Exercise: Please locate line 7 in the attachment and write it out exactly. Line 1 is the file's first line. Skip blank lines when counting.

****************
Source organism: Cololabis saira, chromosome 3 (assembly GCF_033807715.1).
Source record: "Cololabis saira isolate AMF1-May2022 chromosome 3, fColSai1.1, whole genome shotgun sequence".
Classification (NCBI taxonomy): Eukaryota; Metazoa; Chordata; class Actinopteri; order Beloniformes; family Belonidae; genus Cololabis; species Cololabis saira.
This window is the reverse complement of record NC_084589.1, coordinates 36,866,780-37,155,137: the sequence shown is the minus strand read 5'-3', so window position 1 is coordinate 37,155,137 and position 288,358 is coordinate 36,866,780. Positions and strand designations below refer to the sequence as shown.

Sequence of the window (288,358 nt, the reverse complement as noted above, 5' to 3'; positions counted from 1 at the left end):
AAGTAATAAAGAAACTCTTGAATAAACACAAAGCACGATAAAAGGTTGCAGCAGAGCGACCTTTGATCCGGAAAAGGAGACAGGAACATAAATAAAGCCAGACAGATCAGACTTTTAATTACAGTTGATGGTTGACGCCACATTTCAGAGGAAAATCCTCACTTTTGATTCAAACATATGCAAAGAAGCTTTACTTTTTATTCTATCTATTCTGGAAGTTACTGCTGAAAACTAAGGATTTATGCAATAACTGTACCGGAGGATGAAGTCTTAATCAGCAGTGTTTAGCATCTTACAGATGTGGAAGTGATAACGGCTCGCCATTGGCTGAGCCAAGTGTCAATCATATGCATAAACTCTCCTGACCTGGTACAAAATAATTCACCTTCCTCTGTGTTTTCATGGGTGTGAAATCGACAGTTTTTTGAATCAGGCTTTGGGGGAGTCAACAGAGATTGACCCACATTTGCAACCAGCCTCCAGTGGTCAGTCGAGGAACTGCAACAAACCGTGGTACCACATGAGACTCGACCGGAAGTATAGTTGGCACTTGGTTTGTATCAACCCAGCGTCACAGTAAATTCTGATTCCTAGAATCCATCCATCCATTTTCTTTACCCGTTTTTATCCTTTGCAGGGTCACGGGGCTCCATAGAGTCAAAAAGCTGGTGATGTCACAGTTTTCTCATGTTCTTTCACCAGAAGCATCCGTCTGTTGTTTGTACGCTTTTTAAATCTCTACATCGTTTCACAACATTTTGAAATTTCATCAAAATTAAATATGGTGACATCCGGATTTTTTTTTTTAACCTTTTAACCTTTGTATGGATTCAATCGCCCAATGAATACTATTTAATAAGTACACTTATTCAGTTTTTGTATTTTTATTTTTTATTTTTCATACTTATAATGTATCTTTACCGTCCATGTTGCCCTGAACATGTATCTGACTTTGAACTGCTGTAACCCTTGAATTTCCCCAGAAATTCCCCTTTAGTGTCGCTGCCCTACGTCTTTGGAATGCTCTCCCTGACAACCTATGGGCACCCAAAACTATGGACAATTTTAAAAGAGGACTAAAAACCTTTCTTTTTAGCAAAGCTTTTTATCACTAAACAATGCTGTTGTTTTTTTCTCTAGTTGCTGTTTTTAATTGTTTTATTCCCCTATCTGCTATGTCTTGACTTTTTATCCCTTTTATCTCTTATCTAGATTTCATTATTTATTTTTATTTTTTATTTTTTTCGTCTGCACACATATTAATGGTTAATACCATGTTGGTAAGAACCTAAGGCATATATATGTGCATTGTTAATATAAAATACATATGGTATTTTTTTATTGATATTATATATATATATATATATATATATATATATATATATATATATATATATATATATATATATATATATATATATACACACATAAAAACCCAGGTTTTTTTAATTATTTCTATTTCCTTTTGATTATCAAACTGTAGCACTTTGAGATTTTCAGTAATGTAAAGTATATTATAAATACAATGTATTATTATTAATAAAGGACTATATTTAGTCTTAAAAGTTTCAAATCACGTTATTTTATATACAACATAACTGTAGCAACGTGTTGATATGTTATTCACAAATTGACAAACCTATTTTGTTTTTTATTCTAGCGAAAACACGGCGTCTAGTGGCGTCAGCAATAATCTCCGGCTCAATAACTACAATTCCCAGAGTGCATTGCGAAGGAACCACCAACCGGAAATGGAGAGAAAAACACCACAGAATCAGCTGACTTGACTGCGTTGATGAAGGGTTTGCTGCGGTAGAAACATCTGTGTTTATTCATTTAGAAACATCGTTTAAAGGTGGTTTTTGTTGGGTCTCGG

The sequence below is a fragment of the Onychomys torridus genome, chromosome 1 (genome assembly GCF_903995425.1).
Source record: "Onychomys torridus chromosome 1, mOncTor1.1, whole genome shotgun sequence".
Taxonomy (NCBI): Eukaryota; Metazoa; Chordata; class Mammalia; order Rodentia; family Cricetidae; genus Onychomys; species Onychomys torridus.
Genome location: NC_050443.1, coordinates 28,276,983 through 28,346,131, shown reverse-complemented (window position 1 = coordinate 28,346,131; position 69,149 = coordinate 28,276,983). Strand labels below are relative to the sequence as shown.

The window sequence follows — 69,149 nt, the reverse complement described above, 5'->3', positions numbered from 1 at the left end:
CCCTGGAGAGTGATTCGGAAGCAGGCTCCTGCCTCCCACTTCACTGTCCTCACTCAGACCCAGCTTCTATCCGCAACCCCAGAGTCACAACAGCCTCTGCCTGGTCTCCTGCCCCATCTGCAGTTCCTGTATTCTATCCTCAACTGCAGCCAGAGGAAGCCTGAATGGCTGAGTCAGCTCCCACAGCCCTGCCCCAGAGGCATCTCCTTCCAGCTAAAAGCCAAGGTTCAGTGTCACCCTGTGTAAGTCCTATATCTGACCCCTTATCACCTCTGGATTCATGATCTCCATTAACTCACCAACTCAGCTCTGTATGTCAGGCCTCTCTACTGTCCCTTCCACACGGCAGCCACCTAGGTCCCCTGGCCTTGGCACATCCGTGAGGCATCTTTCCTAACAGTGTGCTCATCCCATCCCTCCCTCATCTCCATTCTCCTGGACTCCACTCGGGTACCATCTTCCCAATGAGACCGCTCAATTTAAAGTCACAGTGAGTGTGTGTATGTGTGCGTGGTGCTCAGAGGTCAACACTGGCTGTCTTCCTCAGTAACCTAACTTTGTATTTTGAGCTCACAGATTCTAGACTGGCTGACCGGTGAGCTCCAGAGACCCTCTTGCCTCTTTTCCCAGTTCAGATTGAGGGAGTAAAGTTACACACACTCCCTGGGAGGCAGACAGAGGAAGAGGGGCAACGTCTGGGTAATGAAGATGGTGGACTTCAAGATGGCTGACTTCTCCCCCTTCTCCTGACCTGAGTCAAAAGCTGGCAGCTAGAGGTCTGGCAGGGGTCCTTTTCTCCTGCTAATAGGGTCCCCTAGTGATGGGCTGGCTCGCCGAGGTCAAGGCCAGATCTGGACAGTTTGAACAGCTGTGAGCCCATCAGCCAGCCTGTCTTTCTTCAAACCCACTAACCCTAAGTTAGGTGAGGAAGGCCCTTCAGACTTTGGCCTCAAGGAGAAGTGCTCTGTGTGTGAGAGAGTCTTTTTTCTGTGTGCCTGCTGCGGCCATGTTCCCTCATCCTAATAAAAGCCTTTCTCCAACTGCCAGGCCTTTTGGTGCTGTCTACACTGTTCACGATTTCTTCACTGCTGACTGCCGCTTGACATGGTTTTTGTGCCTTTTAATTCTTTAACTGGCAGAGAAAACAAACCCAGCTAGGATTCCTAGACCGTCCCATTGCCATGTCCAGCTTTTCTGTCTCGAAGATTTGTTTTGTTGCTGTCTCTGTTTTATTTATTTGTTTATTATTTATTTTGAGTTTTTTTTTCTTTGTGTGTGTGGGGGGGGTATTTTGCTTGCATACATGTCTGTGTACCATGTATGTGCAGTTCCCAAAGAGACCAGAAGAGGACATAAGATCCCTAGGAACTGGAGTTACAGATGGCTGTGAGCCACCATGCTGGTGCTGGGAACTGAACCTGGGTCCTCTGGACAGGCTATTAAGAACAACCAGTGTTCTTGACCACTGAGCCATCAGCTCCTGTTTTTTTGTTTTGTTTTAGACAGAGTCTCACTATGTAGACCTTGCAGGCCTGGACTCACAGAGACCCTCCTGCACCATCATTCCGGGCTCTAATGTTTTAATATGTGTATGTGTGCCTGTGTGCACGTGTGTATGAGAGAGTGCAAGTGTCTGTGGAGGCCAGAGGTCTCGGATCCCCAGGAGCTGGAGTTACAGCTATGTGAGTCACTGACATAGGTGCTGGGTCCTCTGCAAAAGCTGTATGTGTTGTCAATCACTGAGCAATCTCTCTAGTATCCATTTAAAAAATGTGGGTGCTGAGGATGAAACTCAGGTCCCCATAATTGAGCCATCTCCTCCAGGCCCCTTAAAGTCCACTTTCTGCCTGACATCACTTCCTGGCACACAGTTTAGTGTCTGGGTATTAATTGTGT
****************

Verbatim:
The sequence below is a fragment of the Onychomys torridus genome, chromosome 1 (genome assembly GCF_903995425.1).